The new metro line will run between the north of the city and Amsterdam Zuid from 2018 and that should ease some of the burden for pedestrians. But what about cyclists?

Two bridges

A bridge or a tunnel would seem the obvious solution. After all, they have been discussed for more than a century. Now, finally, it looks like one or more of these will actually be built.

The first proposed bridge is centred on Java island, east of the city’s main railway station and will stretch over to Noord’s easterly flank. It was first mooted in January and has been tentatively approved by the city council. Work may begin in 2020, after the five-yearly Sail event.

But before the ink was dry on that proposal, officials were backing a second bridge, to the west of the station, at an area of wasteland – much used as a park – known as the Stenen Hoofd.

‘We have a lot of catching up to do. Close your eyes and think of London, San Francisco, Rotterdam. Then you envisage bridges, That’s what we want here too,’ city alderman Eric van der Burg told the Parool newspaper in June.

The Stenen Hoofd bridge poses a lot of problems. For a start it have to fit in with the criteria of Unesco which has declared the city-centre canal region a World Heritage Site. ‘No part of the bridge can be visible to people in the heritage area,’ officials say.

Bridge vs tunnel

But the chief drawback to both bridge proposals is that they will have to be at least 11 metres above water level to permit unhindered passage of shipping in the busy IJ waterway. And that means a lot of work for cyclists who are more used to the flat.

‘This will be welcome news to fans of the Ventoux mountain race,’ caretaker infrastructure minister Melanie Schultz was quoted as saying somewhat dryly in the Telegraaf.

Both bridge proposals are inconvenient for pedestrians, being too far away from the main attractions.

Schultz would much prefer that the Java island fixed-link be a tunnel and is supported in this by the Noord-Holland provincial authority. If the city opts for a bridge, it must be high enough to cope with pleasure craft and commercial shipping heading to Germany and beyond, she says.

Amsterdam port authority also favours the tunnel option in part because the bridge would necessitate the relocation of its cruise ship terminal PTA. ‘The port authority recognises the need for a fixed link with Amsterdam-Noord,’ it said in a statement. But it stands firmly behind a tunnel option.

Cruise ships

‘There are nautical problems related to a bridge. A bridge limits the space for shipping to manoeuvre, increases the risk of collisions and is less visible in poor weather or fog. A bridge distorts radar images, the port authority says.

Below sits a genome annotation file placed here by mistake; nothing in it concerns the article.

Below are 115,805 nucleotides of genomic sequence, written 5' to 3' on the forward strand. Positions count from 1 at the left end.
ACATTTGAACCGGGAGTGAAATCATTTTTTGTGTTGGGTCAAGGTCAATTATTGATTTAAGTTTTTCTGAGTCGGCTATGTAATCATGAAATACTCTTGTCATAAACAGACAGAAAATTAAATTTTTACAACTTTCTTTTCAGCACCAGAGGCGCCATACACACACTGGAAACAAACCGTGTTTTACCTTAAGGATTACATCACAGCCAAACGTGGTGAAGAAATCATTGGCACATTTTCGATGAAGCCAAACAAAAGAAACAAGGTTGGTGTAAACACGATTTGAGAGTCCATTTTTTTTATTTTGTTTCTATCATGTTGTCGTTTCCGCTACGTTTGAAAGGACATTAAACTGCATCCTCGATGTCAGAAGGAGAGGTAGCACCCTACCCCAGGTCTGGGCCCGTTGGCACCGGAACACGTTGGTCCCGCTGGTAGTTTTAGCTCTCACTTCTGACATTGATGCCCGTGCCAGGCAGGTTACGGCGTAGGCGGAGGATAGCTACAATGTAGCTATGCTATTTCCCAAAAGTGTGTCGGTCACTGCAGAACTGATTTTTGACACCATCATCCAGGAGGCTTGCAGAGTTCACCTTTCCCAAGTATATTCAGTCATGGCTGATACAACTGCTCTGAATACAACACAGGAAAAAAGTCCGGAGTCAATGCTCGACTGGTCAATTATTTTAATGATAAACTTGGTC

The port authority is also opposed to plans to move PTA to the outskirts of the city so that passengers will have to be shuttled to the centre to visit tourist attractions. High-paying cruise ship passengers prefer to be closer to the action in every port they visit.

After all, it says, the cruise terminal is a nice little earner for Amsterdam: in 2015, 143 cruise ships carrying 280,000 passengers, called at the cruise terminal and they spent an estimated €100m during their short stay in Amsterdam.

Kasja Ollongren, the ambitious deputy mayor of Amsterdam, has decided the cruise terminal has to move because ‘Amsterdam has too many tourists.’ Her critics say she should start cutting the number of tourists at the other end of the scale, those who arrive on Easyjet and use AirBnB, rather than the wealthy people arriving on cruise ships

A bridge too far?

The most bizarre spin on the story came at the end of June, when the Parool newspaper got hold of a city council memo which said a bridge, even if built, would likely have to be closed to bike traffic two to three times an hour to allow passage of shipping. Inland shipping aside, even the tiniest of yachts often have masts in excess of 11 metres high.

Which brings us back to the ferries. One Parool reader suggested replacing the present boats with ferries designed for Shanghai. These are not only larger than the Amsterdam ferries but they are easier and faster during boarding and disembarkation.


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NormaHipsy
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Two bridges pedestrian tunnel to link Amsterdam Amsterdam Noord

Post by NormaHipsy » Sun 18th Aug 2019 09:55 am

I too would love to see actually drawings of what the project would look like.

One thing is for certain though, 103st hairpin turn and walterdale bridge needs to be replaced with something better.

Here is another idea, going away from these bridges for a bit. How about a bridge on the other side of downtown to help all the traffic from 98 Ave. I say create a bridge that can support car traffic as well as a deck for LRT and even lower down create another pedestrian crossing.

Image ;-)